Villa Borghese

Villa Borghese located in the heart of Rome, was the suburban residence of the Borghese family. Built in 1616 by the nephew of Paul V, the Cardinal Scipio Borghese, it was surrounded by large and varied gardens, which are still populated by eagles and dragons, the heraldic symbols of the family. The architect of the Casino was Jan Van Santen, a Dutchman known also as Giovanni Vasanzio. He completed a design by Flaminio Ponzio.

Until a few years ago cars were allowed to enter the villa and the square in front of the casino was a parking lot. A recent restoration together with the white color of the building eventually brought some peace and silence.

The building now hosts the gallery of statues and paintings which was hosted in the Palazzo Borghese in town. However the statues by Gian Lorenzo Bernini inside the gallery were sculpted for the Casino. Between the busts the reliefs of the eagle and the dragon.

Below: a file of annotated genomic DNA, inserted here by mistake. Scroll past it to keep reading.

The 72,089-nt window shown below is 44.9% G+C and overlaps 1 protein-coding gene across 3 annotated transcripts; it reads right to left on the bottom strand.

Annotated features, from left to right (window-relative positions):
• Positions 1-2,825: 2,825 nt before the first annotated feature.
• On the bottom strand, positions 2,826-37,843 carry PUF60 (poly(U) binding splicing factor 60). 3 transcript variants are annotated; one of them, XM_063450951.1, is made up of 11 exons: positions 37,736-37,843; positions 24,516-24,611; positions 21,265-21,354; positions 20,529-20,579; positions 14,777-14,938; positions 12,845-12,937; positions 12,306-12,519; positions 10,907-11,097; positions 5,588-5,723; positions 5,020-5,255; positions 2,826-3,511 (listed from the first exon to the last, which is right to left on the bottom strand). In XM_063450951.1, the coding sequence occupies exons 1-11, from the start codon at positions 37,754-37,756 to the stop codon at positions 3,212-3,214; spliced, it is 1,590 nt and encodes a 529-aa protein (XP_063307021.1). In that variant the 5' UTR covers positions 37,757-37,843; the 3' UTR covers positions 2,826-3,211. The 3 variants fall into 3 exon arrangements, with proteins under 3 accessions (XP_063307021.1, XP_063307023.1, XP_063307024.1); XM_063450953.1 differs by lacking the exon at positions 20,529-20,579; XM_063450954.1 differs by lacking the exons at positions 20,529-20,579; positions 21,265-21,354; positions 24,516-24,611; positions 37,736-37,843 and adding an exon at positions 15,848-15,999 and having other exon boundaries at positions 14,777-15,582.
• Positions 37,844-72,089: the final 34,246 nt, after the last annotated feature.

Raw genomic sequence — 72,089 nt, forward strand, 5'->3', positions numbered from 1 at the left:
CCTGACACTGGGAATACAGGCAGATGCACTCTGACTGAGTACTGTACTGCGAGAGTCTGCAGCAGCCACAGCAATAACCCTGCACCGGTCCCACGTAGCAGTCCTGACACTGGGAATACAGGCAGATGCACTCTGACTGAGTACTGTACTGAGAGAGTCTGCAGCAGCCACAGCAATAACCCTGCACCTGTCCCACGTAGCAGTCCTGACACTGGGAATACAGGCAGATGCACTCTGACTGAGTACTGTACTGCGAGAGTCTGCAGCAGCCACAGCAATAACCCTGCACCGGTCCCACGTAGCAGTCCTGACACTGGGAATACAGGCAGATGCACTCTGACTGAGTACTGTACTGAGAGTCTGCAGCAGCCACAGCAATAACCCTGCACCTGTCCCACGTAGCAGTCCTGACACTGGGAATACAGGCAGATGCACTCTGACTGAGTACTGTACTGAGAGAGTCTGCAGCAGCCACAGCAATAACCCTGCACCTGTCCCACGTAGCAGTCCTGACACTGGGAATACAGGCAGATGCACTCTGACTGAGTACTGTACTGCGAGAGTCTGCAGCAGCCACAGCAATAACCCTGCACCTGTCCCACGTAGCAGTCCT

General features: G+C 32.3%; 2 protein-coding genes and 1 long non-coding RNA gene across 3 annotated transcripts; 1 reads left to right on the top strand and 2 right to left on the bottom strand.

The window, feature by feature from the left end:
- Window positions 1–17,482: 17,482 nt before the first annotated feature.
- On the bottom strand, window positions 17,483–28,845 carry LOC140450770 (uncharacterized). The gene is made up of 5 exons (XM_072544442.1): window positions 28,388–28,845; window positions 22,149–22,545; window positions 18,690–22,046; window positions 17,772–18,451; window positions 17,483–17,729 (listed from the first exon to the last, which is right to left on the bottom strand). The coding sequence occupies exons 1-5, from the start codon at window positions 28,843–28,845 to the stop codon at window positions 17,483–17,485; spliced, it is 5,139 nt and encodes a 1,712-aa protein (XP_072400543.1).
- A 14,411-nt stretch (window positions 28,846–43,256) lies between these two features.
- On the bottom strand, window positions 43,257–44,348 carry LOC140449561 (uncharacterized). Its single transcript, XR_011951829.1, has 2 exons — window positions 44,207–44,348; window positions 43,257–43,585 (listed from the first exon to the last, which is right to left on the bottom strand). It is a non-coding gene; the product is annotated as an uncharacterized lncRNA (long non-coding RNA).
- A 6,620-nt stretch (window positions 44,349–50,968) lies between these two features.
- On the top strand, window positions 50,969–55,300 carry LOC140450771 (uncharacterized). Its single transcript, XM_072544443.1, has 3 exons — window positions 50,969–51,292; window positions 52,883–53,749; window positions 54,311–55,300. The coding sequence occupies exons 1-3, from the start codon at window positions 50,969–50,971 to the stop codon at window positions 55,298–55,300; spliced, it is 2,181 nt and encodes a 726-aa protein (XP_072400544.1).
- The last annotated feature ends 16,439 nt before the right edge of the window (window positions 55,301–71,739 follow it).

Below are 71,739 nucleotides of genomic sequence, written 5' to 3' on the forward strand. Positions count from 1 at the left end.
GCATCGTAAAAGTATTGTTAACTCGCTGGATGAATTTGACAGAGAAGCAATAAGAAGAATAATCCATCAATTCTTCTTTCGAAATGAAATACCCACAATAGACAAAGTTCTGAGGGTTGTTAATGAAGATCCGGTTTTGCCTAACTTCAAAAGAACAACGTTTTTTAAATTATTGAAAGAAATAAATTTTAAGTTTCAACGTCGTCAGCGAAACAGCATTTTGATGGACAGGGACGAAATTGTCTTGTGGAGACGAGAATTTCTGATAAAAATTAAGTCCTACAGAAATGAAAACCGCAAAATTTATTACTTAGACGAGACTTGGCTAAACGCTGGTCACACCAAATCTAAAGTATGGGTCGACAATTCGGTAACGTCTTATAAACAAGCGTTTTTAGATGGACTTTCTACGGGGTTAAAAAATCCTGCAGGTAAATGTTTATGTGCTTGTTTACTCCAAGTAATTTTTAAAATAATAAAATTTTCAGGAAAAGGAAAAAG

The gardens to the north of the Casino are a fine example of a XVIIth century Italian garden, with statues and fountains. The gardens to the south of the Casino were redesigned in the XIXth century when the Borghese acquired other adjoining land and built a new entrance opposite Porta del Popolo.

In addition to their heraldic symbols the Borghese, who owned the Villa until the end of the XIXth century, decorated the gardens with little buildings in neoclassical style.

The gardens were opened to the public and on special occasions the Romans were entertained in Piazza di Siena a sort of open air theatre.

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